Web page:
Sunday, February 11, 2007

Trading Errors

I just found this blog article about conditioning optimal trader behavior by punishment. Make a trading error and you cut you in your hand. Bit extreme, but even less drastic measures won't work as far as I can see. Sure you can train animals to stop certain behavior by pain. But I think humans are different. Sure it's simple to teach a child to avoid fire, by telling the child to hold it's hand over a burning candle. It's hot and the child from now on will avoid touching a burning candle. But, if something as complex as trading errors are involved, it's different. You make trading errors for a reason. You might not know consciously the reason, but there always is a reason. And punishment won't rid you of your problems in trading, it will make you only stronger, so you will continue to make the errors despite the punishment.

Take a different approach. Brett Steenbarger suggest introducing an external observer in trading. Think of you split in 2 persons and now you as external observer would look over your shoulder while you were trading. Your external adviser would now counsel you how to handle the trade. A very effective concept I have to say, as you can now look objectively at the trade as if it were a third persons trade, see the risks and potential and suggest to yourself to act accordingly.

Take this concept a step further.
After you make a trading error.
Take the time and try to analyze in a discussion between yourself and your external observer what you were thinking in the trade. What the real reasons were, why you made the trading error.

Maybe you will find,

  • that something totally irrelevant to trading caused the trading error. (eg. You had a pressing chore to do, but you could not stop trading)
  • that you are taking to big risks in trading, because the size traded is too big for your account.
  • that you were frustrated missing a clear opportunity and you wanted to get the "missed" money back.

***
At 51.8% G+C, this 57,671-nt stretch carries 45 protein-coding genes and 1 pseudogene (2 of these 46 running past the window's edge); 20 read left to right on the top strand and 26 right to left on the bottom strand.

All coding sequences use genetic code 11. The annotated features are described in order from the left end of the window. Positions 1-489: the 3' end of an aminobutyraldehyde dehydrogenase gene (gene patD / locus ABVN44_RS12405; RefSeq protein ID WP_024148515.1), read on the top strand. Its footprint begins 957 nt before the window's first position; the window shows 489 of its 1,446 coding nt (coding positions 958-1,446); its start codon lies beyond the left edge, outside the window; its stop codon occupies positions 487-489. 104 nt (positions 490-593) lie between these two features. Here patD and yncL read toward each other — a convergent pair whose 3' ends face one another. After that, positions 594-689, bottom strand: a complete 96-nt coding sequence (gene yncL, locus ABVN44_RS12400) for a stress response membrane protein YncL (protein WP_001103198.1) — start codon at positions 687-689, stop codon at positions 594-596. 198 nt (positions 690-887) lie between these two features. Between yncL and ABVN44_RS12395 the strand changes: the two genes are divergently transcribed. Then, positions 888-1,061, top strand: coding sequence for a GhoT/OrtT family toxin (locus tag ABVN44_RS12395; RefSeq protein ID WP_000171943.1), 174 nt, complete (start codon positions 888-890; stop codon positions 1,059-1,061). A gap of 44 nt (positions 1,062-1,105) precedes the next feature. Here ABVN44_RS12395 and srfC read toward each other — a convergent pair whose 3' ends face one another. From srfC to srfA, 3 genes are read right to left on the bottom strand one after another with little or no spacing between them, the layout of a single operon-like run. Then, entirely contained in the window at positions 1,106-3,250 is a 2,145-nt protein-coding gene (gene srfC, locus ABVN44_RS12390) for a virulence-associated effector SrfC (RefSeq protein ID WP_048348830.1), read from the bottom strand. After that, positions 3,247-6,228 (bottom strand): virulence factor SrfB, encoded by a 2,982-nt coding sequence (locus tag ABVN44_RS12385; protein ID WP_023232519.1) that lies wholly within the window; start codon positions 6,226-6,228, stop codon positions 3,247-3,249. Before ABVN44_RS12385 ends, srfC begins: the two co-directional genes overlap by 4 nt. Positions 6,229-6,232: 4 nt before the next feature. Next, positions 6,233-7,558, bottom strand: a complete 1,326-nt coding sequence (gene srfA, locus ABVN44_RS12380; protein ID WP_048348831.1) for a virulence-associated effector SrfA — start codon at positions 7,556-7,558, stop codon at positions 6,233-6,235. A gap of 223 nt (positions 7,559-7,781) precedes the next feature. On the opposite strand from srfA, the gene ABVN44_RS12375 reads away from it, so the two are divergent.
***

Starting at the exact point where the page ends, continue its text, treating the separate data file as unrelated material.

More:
I found that I can not trade against myself. I will just make the same mistakes again and again. With some problems I have to live, but knowing them I can try to avoid the situations, when these demons pop up, some others I have integrated in my trading as money management rules or strict trading rules. EG. If I have to leave the trading desk in 20 minutes, I take no trade. If my family is around I don't trade. If I have to finish a paper I do that first, then I start trading.

I know I haven't listed them all, but I think I have given you an idea how to deal with trading errors effectively. Take them seriously, you make them for a reason. Deal with the reason and the trading error is neutralized or just gone.

2 comments:

Caravaggio said...

Hi Globetrader. Many thanks for your advice. You are the second person to say that self-punishment won’t work, and I am starting to think there is something to this. Reading your post, I think you are very rational, which must be a real boon in trading. Personally, I find the 'external observer' exercise extremely useful in decision making. I also find a variation of this technique helpful: instead of creating an external observer, I project myself forward in time and look back the decisions I am making. I used this technique when I decided to leave my old job.

However, I still find that it's all too easy to get lost in the moment when I am trading, and it is at these times that the gremlins come out. Because I think I am weaker than you on this front, I believe I need to take more drastic action to modify behaviours and kick compulsive habits and other gremlins. I'll take your advice on board and continue to ponder a solution.

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